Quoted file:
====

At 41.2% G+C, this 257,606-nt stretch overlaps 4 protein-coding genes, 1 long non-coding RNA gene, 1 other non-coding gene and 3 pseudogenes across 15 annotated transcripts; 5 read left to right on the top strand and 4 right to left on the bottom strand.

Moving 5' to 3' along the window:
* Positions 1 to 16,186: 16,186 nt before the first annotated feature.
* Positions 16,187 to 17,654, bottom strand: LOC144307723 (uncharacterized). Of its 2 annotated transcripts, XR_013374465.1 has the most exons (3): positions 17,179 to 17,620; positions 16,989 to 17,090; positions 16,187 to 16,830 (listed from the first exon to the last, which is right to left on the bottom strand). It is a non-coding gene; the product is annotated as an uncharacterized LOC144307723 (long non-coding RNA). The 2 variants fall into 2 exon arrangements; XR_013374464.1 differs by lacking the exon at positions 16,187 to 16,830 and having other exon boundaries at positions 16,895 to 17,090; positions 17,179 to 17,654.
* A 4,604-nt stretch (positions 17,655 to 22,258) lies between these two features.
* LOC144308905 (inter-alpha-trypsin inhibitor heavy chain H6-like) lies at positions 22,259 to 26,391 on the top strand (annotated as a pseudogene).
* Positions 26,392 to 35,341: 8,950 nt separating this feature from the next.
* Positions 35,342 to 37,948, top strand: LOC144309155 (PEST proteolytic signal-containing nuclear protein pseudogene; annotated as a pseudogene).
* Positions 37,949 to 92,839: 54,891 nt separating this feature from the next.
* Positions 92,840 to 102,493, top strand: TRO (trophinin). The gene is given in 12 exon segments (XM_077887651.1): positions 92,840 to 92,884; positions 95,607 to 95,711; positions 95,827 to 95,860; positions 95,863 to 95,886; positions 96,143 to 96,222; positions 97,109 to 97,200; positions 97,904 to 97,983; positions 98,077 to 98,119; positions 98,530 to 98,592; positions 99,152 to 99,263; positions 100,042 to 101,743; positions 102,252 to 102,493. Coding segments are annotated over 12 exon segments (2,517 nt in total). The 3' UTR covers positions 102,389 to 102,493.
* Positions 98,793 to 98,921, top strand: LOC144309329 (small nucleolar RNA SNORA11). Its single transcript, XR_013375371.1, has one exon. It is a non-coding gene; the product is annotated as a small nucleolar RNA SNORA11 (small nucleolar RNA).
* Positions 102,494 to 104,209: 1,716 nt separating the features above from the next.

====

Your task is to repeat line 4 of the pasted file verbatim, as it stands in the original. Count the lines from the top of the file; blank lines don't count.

* Positions 16,187 to 17,654, bottom strand: LOC144307723 (uncharacterized). Of its 2 annotated transcripts, XR_013374465.1 has the most exons (3): positions 17,179 to 17,620; positions 16,989 to 17,090; positions 16,187 to 16,830 (listed from the first exon to the last, which is right to left on the bottom strand). It is a non-coding gene; the product is annotated as an uncharacterized LOC144307723 (long non-coding RNA). The 2 variants fall into 2 exon arrangements; XR_013374464.1 differs by lacking the exon at positions 16,187 to 16,830 and having other exon boundaries at positions 16,895 to 17,090; positions 17,179 to 17,654.